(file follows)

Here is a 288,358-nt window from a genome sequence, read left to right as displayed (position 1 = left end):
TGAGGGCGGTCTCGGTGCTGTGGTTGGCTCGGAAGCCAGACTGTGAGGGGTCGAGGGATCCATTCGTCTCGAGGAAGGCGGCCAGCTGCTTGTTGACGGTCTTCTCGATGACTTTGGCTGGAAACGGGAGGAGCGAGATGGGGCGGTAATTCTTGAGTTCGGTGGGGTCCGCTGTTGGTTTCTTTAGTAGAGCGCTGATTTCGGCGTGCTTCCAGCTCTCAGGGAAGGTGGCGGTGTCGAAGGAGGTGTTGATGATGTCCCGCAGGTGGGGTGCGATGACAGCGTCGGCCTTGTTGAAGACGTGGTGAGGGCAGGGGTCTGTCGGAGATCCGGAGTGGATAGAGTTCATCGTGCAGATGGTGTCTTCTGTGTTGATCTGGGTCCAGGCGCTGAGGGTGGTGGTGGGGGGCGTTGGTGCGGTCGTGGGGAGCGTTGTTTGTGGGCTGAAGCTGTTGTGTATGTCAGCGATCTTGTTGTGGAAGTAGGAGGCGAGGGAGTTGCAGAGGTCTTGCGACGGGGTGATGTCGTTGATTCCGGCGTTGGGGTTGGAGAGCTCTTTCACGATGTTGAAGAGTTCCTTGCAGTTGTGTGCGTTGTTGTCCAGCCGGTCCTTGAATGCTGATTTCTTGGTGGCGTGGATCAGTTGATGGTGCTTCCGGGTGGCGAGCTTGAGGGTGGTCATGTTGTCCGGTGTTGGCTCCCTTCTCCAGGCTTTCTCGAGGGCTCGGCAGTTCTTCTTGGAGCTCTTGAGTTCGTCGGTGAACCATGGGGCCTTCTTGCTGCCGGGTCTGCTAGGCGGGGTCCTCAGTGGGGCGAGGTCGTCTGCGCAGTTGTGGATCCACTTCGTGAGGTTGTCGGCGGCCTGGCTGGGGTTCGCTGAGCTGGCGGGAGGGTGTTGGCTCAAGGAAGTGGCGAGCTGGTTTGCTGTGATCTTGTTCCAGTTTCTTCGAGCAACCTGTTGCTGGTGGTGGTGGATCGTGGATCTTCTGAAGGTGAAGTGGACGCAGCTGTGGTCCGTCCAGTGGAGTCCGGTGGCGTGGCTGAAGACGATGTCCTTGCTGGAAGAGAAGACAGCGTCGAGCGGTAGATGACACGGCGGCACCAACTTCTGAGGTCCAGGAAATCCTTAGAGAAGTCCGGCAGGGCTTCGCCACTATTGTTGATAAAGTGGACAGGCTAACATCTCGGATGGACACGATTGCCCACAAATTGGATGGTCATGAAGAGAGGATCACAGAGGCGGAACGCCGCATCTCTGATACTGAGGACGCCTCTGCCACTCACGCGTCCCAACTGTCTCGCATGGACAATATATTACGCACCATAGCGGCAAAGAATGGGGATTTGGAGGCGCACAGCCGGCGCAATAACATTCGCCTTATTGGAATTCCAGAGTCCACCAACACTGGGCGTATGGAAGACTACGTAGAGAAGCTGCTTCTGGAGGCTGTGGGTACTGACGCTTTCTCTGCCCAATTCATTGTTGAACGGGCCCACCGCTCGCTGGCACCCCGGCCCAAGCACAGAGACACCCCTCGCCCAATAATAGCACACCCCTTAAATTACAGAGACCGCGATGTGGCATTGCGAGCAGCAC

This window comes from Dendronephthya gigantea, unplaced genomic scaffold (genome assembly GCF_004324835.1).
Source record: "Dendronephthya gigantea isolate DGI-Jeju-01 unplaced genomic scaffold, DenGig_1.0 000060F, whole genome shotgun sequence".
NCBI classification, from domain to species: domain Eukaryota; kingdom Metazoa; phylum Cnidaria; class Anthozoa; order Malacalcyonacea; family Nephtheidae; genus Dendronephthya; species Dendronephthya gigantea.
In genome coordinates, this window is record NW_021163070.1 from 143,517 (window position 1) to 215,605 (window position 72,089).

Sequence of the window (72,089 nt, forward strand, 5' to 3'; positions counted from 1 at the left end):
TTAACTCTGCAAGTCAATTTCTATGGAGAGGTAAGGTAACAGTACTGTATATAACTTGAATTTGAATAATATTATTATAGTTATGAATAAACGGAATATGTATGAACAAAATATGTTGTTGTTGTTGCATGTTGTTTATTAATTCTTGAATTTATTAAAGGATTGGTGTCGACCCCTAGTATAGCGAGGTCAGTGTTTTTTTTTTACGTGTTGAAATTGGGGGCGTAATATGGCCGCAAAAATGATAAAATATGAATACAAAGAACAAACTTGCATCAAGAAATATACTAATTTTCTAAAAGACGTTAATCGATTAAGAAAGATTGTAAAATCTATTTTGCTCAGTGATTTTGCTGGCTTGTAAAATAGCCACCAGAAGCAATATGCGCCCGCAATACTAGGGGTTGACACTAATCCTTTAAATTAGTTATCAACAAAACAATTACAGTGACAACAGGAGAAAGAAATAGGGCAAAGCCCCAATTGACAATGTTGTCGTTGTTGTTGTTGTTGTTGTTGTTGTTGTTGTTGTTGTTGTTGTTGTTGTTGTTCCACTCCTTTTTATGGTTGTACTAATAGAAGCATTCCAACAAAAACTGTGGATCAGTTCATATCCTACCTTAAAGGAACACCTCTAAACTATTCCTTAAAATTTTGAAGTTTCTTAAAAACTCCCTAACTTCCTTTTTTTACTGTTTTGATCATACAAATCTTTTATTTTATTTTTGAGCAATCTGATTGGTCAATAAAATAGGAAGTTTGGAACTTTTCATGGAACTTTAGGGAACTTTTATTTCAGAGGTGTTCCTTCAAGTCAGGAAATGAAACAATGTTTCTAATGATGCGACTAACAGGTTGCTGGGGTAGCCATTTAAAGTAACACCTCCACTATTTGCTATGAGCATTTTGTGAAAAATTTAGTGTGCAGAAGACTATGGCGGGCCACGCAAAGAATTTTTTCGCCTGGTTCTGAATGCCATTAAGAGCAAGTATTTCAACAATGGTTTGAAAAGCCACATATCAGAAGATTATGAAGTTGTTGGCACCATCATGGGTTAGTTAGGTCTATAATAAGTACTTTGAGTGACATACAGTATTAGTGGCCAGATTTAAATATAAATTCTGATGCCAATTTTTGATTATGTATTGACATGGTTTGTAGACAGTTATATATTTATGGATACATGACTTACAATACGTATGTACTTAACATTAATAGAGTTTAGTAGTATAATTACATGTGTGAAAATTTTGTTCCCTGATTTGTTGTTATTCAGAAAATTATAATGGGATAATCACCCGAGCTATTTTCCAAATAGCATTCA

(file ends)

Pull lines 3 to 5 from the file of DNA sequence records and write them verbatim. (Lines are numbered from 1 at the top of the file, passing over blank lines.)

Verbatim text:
This window comes from Dendronephthya gigantea, unplaced genomic scaffold (genome assembly GCF_004324835.1).
Source record: "Dendronephthya gigantea isolate DGI-Jeju-01 unplaced genomic scaffold, DenGig_1.0 000060F, whole genome shotgun sequence".
NCBI classification, from domain to species: domain Eukaryota; kingdom Metazoa; phylum Cnidaria; class Anthozoa; order Malacalcyonacea; family Nephtheidae; genus Dendronephthya; species Dendronephthya gigantea.